I posted a thought for the day earlier today:
We choose our joys and sorrows long before we experience them. ~Kahlil Gibran
My friend and colleague Duncan responded, “Profound. I’m a firm believer in the Lord chastiseth those whom he loves. Some sorrows are in many cases not of our choosing but rather chosen for us by someone who knows what is good for us.”
This particular aspect of faith, though, is one I struggle with on a visceral level. I’m not entirely sure I believe that, on an individual, human basis, the Creator has our individual happiness and best interests at heart, at least here on this earth, during this lifetime.
Imagine a giant, divinely inspired maze, with God the mad scientist and we faithful – or somewhat less so – humans the rats. (No, this is not a special edition of Who Moved My Cheese; I detest that book.) In this cosmic model God administers jolts of joy and sorrow to his lab subjects to steer them toward their reward, whatever that may be. Purina rat chow? Increased rat status and pay raises?
Although I am not a biblical literalist, the most specific assurance of God’s love for individual humans that I am aware of is here, and it seems somewhat indirect and conditional:
And we know that God causes all things to work together for good to those who love God, to those who are called according to His purpose. Romans 8:28
This seems to say that God defines the reward at the end of the maze. What if the reward is a published paper for God the mad scientist? That’s not very motivational for the average rat. Oh, wait, I overextended the metaphor.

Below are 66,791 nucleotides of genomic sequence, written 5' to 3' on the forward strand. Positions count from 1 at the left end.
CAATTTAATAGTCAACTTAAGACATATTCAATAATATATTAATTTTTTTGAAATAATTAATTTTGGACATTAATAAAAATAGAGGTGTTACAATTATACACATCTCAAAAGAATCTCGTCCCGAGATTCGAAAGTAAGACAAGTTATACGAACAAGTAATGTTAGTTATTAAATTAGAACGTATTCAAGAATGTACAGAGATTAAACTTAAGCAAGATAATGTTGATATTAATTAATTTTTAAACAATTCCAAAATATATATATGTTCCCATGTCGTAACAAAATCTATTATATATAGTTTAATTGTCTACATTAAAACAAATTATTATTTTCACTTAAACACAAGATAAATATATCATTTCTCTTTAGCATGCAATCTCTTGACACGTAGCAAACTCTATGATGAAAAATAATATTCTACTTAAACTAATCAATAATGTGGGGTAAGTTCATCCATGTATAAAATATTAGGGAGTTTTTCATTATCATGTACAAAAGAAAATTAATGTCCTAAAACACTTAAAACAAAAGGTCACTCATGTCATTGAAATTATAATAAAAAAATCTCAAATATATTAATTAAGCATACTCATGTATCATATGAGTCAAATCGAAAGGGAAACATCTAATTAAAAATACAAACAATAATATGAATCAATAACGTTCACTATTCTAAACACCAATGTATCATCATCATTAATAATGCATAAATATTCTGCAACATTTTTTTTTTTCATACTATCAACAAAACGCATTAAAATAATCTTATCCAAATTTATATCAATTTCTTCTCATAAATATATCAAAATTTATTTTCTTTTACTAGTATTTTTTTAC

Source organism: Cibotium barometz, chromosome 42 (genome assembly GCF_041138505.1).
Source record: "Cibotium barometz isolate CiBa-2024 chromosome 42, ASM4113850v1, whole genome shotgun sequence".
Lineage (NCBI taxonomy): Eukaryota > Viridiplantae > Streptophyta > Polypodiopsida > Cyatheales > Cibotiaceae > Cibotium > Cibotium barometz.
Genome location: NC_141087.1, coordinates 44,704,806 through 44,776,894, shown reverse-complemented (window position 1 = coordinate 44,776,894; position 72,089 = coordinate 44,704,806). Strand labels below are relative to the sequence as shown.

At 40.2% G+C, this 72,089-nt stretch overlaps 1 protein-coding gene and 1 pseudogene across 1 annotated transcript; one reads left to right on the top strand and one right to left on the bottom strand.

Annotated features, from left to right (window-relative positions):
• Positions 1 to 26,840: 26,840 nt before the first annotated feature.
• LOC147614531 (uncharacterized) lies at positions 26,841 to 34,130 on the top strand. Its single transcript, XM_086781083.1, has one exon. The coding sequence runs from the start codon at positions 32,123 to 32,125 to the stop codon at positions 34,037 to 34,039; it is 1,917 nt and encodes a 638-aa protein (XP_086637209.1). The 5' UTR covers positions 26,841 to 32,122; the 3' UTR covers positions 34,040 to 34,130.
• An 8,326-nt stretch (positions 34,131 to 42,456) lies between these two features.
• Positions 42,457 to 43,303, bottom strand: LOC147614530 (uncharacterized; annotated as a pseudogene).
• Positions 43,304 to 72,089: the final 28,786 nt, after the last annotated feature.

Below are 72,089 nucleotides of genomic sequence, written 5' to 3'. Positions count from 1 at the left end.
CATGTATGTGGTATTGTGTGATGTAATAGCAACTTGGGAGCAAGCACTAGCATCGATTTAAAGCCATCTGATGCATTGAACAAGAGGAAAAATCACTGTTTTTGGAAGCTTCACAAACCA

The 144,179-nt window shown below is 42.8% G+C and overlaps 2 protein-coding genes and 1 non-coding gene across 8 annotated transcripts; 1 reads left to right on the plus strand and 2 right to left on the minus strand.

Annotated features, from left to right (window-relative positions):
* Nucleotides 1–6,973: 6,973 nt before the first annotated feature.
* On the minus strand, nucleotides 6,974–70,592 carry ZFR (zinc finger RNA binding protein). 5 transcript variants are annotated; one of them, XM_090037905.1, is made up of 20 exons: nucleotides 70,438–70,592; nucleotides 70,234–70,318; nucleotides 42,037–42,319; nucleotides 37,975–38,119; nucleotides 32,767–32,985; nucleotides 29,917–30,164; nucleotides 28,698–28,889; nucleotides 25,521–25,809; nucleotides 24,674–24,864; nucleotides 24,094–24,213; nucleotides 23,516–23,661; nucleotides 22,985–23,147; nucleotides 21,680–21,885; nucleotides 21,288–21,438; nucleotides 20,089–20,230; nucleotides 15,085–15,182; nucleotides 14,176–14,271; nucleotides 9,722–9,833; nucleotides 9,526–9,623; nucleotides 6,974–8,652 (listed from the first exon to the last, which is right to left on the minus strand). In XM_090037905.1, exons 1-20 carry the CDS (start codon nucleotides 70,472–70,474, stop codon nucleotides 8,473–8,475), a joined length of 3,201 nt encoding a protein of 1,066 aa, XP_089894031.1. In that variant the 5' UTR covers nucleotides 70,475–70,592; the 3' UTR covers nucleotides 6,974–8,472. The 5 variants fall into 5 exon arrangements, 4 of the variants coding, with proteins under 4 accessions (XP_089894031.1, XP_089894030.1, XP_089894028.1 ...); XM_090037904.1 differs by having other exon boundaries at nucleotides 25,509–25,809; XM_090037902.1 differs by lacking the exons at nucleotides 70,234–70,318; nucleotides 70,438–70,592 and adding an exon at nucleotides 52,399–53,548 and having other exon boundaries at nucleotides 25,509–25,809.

Balancing that assurance, we see many stories of God allowing anguish, pain and suffering for His/Her glory. In the old testament, don’t we have examples like Isaac, Job and Jonah? And in the new testament we have Lazarus, Stephen, and the crucifixion of many of the apostles.
This would be the rat-maze equivalent of God directing his favorite rats through the maze with a taser. Or a BB gun.
If I could choose between living a peaceful, joyful, fruitful life here on earth, or painfully enduring to my maximum capacity, serving as an example and/or cautionary tale for God, I’d surely prefer the former, as I think might much of humanity.
So, how can a God who loves us ignore our agonized pleas for help and relief and instead administer a plan that serves His/Her glory rather than mere human happiness? I’m not asking “Why does God allow suffering?”, but “How can I serve a God that prioritizes His/Her own glory over individual happiness and welfare?”
On a related note, I also realize prayer, even in the desperate, darkest hour, isn’t a giant wish list in the sky. In many ways it primarily serves to draw us nearer to the divine, rather than the converse, which is actually rather amusing when you reverse the phrasing that way.
Still, my initial concept, “We choose our joys and sorrows long before we experience them,” is essentially, to me, one of self-determination. Our intentions and our beliefs drive our actions and create self-fulfilling prophecy in our lives.
I am fine with a God who randomly drops joy or abundance into my life – but random sorrows, as part of some cosmic, divine rat-in-a-maze plan, just don’t fit comfortably into my theology. I’d really rather wander the world without that particular type of help.
I have friends who are religious and philosophical scholars, of both a Christian, pantheist and atheist bent, who can probably expand on this subject much more eloquently than I.
My faith continues to have blind spots the size of the Bermuda Triangle, and yet I stumble on. I wonder what’s around the next corner?